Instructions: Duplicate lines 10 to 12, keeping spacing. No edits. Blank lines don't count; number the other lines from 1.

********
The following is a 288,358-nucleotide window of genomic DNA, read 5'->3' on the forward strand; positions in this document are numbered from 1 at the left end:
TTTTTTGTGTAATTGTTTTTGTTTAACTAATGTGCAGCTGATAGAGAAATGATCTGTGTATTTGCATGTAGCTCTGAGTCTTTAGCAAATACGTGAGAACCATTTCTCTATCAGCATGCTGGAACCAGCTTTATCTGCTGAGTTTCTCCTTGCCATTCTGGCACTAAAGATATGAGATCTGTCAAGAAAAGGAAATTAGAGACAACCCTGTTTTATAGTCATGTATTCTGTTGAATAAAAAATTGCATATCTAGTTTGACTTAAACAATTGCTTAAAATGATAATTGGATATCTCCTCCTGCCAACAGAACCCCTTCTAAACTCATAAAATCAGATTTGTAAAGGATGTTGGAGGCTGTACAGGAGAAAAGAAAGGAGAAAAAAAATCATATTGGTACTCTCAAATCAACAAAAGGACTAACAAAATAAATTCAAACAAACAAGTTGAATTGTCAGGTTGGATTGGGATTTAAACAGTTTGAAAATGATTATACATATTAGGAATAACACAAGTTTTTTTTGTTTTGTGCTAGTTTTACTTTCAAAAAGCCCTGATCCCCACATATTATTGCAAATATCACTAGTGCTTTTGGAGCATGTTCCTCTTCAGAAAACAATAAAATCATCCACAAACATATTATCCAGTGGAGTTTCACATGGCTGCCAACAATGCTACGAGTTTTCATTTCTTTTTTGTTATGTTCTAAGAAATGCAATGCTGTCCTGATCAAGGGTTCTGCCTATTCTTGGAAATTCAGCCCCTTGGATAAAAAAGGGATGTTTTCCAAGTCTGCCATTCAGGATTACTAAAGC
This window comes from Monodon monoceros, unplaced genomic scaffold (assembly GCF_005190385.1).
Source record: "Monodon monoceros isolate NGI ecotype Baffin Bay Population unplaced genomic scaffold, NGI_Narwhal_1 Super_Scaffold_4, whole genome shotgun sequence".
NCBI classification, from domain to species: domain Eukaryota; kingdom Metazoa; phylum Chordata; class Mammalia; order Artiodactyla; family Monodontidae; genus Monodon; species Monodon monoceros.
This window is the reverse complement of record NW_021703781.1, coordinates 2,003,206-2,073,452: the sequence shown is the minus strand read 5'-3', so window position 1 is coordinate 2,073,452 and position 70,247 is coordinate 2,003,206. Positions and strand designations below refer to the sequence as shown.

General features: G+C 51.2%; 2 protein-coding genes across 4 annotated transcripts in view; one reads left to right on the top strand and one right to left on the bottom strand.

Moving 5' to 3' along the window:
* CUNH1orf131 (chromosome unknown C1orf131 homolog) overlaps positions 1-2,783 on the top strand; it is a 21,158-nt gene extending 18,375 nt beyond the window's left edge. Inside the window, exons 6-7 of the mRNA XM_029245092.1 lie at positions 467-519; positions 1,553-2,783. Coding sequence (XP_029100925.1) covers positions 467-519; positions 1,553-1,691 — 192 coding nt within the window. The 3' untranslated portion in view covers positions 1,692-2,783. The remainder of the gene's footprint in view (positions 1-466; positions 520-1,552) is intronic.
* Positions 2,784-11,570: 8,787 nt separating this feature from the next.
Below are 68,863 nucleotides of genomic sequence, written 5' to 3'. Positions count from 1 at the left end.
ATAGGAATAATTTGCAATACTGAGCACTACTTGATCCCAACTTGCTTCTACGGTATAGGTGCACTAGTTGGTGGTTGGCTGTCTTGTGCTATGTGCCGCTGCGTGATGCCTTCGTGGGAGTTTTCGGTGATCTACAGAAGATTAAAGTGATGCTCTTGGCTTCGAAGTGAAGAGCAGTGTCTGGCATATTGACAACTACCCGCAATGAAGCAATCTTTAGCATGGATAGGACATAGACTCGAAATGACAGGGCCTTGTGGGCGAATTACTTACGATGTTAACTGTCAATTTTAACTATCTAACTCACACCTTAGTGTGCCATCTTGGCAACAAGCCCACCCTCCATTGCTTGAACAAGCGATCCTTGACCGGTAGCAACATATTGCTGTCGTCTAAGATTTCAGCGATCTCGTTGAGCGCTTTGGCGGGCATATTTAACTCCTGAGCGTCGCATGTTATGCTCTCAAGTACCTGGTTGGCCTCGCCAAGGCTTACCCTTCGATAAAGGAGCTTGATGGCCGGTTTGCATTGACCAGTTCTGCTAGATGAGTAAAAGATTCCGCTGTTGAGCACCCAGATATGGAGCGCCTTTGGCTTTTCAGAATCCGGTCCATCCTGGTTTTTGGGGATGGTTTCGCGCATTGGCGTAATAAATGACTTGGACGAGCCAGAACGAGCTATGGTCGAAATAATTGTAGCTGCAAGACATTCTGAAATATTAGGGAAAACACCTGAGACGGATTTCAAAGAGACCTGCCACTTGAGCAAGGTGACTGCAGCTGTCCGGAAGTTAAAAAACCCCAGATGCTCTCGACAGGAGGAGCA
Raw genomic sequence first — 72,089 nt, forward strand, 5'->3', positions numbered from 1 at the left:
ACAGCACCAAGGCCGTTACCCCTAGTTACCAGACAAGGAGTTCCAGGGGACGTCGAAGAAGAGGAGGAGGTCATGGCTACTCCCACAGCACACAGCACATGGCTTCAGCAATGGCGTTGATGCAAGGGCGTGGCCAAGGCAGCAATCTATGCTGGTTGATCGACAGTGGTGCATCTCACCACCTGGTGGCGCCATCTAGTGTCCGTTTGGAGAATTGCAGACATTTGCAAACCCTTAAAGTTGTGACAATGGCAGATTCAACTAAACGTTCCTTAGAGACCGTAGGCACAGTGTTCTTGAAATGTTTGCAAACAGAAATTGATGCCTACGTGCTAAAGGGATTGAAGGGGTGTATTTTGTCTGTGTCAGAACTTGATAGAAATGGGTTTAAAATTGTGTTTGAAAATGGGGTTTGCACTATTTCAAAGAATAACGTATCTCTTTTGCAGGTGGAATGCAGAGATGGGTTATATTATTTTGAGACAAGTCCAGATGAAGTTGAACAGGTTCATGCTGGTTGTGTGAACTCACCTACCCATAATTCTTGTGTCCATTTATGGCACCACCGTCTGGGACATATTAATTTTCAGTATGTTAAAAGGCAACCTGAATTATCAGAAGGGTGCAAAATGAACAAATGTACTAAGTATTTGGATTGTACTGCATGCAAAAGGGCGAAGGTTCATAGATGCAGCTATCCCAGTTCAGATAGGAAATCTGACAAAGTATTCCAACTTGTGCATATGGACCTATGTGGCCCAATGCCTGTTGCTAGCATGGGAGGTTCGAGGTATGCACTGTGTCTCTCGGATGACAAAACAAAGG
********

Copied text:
* Positions 2,784-11,570: 8,787 nt separating this feature from the next.
Below are 68,863 nucleotides of genomic sequence, written 5' to 3'. Positions count from 1 at the left end.
ATAGGAATAATTTGCAATACTGAGCACTACTTGATCCCAACTTGCTTCTACGGTATAGGTGCACTAGTTGGTGGTTGGCTGTCTTGTGCTATGTGCCGCTGCGTGATGCCTTCGTGGGAGTTTTCGGTGATCTACAGAAGATTAAAGTGATGCTCTTGGCTTCGAAGTGAAGAGCAGTGTCTGGCATATTGACAACTACCCGCAATGAAGCAATCTTTAGCATGGATAGGACATAGACTCGAAATGACAGGGCCTTGTGGGCGAATTACTTACGATGTTAACTGTCAATTTTAACTATCTAACTCACACCTTAGTGTGCCATCTTGGCAACAAGCCCACCCTCCATTGCTTGAACAAGCGATCCTTGACCGGTAGCAACATATTGCTGTCGTCTAAGATTTCAGCGATCTCGTTGAGCGCTTTGGCGGGCATATTTAACTCCTGAGCGTCGCATGTTATGCTCTCAAGTACCTGGTTGGCCTCGCCAAGGCTTACCCTTCGATAAAGGAGCTTGATGGCCGGTTTGCATTGACCAGTTCTGCTAGATGAGTAAAAGATTCCGCTGTTGAGCACCCAGATATGGAGCGCCTTTGGCTTTTCAGAATCCGGTCCATCCTGGTTTTTGGGGATGGTTTCGCGCATTGGCGTAATAAATGACTTGGACGAGCCAGAACGAGCTATGGTCGAAATAATTGTAGCTGCAAGACATTCTGAAATATTAGGGAAAACACCTGAGACGGATTTCAAAGAGACCTGCCACTTGAGCAAGGTGACTGCAGCTGTCCGGAAGTTAAAAAACCCCAGATGCTCTCGACAGGAGGAGCA